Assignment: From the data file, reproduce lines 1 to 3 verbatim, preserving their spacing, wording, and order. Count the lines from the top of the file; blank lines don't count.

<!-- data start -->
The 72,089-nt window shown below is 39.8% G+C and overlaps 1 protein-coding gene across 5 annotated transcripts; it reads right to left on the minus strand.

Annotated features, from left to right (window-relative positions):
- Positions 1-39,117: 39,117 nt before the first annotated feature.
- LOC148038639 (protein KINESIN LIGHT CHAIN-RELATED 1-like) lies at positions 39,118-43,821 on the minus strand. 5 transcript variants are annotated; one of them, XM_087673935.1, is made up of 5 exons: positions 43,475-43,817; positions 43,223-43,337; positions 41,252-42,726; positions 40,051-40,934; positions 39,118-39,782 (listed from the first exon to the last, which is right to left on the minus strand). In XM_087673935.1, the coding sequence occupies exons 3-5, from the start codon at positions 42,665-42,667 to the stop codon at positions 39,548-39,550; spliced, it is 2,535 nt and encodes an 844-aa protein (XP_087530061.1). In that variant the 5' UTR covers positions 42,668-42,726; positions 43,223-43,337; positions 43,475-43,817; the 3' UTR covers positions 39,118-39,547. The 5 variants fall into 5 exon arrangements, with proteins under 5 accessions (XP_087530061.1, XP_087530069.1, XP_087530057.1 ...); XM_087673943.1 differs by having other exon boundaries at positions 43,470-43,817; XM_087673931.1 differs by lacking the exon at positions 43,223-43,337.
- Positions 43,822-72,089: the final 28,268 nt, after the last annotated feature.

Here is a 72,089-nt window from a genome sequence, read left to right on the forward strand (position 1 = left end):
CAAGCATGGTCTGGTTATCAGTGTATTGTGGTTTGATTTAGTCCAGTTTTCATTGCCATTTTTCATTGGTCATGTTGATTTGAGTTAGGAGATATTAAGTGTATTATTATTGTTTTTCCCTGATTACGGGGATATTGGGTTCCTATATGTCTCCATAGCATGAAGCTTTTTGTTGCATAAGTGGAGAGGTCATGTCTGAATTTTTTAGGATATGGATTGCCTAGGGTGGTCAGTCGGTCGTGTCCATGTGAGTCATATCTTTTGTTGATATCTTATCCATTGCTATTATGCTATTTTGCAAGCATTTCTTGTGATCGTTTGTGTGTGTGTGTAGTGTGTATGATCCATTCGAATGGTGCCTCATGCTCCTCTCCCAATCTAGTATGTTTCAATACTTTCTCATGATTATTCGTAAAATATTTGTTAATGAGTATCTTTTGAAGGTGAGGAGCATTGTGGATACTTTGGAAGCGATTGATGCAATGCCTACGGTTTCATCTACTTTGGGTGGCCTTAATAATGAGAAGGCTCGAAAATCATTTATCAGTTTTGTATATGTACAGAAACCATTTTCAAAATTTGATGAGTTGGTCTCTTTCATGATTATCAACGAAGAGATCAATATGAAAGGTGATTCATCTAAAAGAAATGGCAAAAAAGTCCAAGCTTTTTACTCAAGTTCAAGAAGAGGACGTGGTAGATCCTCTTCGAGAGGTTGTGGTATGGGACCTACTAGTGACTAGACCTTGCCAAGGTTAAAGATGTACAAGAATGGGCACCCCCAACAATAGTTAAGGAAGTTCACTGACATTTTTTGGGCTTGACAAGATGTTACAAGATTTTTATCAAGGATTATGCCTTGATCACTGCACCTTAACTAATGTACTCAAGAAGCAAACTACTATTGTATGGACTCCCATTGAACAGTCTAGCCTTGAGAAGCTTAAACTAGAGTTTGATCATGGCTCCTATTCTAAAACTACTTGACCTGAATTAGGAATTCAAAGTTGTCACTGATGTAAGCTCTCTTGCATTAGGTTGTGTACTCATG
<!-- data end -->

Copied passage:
The 72,089-nt window shown below is 39.8% G+C and overlaps 1 protein-coding gene across 5 annotated transcripts; it reads right to left on the minus strand.

Annotated features, from left to right (window-relative positions):
- Positions 1-39,117: 39,117 nt before the first annotated feature.